In This Issue
How Much Yogurt Do You Need for Probiotics?
5 Natural Ways to Reduce Period Pain
7 Tips for Conceiving at Home
Put Down That Energy Drink!
5 Reasons You're Always Cold
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123 Franklin Corner Rd.

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Lawrenceville, NJ 08648

Phone: 609-896-1400 

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1401 Whitehorse-Mercerville Road

Suite 216

Hamilton, NJ 08619

Phone: 609-890-2412 

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Yardley, PA 19067

Phone: 215-504-9090 

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Our physicians and midwives deliver at

 Capital Health System's Hopewell Campus 

in Pennington, NJ

How Much Yogurt Do You Need for Probiotics?probiotics 

So what is it about yogurt that makes it so different from other dairy products? Research continues to focus on probiotics, or live, active microorganisms, which help to balance out harmful bacteria in the gut. The resulting benefits may include improved digestion, protection against colon cancer and gum disease and an overall immunity boost. Although probiotics are available as supplements, choose food sources like yogurt first, as those probiotics are more easily absorbed by your body.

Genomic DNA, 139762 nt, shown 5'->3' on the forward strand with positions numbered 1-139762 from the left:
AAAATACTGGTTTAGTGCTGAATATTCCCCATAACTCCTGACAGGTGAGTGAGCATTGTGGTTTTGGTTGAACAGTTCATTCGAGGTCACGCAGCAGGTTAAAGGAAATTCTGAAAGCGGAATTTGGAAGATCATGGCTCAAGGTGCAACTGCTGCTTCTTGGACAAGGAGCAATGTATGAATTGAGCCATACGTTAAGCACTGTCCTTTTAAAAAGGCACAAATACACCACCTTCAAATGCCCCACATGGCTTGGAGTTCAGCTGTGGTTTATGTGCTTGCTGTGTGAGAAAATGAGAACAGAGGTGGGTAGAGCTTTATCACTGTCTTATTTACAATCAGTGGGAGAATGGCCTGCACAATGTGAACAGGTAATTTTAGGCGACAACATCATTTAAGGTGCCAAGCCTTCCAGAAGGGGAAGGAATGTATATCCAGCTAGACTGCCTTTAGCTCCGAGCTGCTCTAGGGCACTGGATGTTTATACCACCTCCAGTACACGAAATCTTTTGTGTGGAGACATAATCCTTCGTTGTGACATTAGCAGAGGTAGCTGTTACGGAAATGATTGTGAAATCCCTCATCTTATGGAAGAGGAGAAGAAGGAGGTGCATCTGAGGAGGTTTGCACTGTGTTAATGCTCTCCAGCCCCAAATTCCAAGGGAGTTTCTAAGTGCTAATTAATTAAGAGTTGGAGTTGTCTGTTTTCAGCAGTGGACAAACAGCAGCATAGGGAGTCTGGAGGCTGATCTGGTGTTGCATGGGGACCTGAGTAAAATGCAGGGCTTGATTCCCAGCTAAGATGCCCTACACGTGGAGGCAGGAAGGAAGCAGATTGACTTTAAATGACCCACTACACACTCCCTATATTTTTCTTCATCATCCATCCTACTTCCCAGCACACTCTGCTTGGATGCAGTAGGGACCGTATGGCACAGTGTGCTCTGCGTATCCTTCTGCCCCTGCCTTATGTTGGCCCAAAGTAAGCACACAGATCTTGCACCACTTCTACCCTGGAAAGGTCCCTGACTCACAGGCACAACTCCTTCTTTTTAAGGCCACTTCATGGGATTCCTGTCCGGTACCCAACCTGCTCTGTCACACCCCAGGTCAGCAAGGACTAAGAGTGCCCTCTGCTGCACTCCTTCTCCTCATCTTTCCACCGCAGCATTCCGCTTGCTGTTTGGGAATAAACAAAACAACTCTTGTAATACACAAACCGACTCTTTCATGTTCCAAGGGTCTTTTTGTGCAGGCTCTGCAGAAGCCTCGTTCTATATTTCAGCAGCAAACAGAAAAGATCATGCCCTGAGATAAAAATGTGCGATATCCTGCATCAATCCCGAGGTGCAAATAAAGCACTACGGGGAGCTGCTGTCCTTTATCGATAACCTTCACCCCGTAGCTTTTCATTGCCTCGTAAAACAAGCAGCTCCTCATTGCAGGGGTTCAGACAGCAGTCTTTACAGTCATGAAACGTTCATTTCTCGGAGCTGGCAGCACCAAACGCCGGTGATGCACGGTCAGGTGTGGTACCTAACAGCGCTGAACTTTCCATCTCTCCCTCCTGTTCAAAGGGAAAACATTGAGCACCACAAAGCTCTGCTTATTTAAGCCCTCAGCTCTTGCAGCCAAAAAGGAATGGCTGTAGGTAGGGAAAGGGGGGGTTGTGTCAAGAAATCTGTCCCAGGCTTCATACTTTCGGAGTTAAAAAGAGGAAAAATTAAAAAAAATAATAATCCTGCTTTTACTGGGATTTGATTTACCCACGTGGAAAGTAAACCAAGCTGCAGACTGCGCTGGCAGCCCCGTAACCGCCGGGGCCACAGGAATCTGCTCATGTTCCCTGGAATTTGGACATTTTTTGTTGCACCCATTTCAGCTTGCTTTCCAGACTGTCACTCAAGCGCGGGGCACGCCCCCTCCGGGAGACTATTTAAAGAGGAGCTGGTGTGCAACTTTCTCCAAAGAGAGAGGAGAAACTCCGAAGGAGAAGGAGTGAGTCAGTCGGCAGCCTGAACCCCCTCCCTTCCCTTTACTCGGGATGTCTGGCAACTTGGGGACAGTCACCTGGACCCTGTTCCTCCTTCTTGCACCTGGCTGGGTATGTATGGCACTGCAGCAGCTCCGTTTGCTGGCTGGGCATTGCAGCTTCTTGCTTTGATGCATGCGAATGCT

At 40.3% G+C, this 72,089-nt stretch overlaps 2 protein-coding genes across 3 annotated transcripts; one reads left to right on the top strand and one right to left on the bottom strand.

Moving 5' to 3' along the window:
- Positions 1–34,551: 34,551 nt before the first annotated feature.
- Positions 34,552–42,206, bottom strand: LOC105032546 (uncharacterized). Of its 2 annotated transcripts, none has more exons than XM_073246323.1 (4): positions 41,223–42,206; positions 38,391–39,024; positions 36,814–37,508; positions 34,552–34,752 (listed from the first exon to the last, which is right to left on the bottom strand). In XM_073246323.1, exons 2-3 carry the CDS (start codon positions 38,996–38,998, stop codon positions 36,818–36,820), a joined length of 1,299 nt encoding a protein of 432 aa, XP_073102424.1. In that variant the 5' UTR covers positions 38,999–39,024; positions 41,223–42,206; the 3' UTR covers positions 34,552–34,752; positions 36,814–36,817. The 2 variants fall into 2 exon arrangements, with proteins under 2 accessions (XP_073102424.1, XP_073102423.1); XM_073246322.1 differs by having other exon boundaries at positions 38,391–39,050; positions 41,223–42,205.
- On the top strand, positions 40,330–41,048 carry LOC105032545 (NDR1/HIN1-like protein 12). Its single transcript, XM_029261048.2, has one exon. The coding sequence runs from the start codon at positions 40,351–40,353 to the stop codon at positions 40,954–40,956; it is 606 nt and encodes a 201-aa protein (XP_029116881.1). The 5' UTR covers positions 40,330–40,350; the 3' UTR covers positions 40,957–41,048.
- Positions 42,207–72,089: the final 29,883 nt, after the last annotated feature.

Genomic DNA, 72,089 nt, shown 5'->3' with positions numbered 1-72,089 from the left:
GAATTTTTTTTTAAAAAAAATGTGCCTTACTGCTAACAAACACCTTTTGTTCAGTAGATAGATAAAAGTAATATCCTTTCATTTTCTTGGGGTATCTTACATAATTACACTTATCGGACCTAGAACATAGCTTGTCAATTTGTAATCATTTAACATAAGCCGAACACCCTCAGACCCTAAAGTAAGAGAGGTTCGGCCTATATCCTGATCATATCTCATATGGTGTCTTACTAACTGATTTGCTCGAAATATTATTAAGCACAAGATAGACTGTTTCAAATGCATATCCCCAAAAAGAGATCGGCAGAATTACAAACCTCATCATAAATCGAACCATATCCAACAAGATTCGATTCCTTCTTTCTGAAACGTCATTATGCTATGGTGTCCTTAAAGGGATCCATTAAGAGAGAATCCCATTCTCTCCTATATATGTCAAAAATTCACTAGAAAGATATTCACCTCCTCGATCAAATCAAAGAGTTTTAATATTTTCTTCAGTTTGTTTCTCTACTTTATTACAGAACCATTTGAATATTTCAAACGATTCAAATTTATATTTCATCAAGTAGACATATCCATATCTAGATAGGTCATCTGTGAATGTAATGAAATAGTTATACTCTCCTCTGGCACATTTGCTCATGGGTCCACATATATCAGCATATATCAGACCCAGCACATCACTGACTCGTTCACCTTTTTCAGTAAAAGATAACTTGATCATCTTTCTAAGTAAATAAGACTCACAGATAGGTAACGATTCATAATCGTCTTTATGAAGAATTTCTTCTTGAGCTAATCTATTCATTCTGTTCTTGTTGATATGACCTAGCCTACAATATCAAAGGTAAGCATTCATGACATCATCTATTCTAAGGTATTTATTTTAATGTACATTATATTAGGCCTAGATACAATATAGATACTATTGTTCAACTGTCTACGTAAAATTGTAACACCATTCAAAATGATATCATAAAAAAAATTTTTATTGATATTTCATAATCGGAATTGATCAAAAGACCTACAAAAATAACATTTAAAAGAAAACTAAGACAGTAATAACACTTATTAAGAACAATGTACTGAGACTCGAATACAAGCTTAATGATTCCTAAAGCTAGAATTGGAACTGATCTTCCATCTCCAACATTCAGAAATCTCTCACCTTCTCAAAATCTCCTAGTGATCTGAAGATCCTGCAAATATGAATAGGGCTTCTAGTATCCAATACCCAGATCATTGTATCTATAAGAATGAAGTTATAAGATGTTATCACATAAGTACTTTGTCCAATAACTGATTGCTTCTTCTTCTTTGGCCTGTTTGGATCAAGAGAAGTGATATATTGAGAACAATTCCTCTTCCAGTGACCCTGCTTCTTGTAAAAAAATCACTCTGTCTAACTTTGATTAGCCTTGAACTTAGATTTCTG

Vitamin D, Not Just for Your Bones
Yogurt is also an excellent source of vitamin D, and research increasingly points to benefits of this vitamin that go beyond bone health. According to a 2013 study in the "Journal of Biological Regulators and Homeostatic Agents," vitamin D plays a role in regulating the body's immune function and tissue function. A review of studies published in the 2011 issue of "Nature Reviews, Endocrinology" states that vitamin D has also been shown to increase the body's ability to express antibacterial proteins, something that researchers continue to study.

Incorporating Yogurt Into Your Diet
If you don't already eat yogurt on a regular basis, there are many ways to enjoy this dairy wonder besides straight out of the container. For more texture, replace the milk in your cereal with yogurt, or sprinkle your morning granola on top. Dip fresh fruit right in or mix plain yogurt with herbs for a savory vegetable dip. You can also use plain yogurt in place of sour cream. Try plain yogurt as a taco topping, or use it in place of half of the oil in your baked goods recipes.

Ongoing Research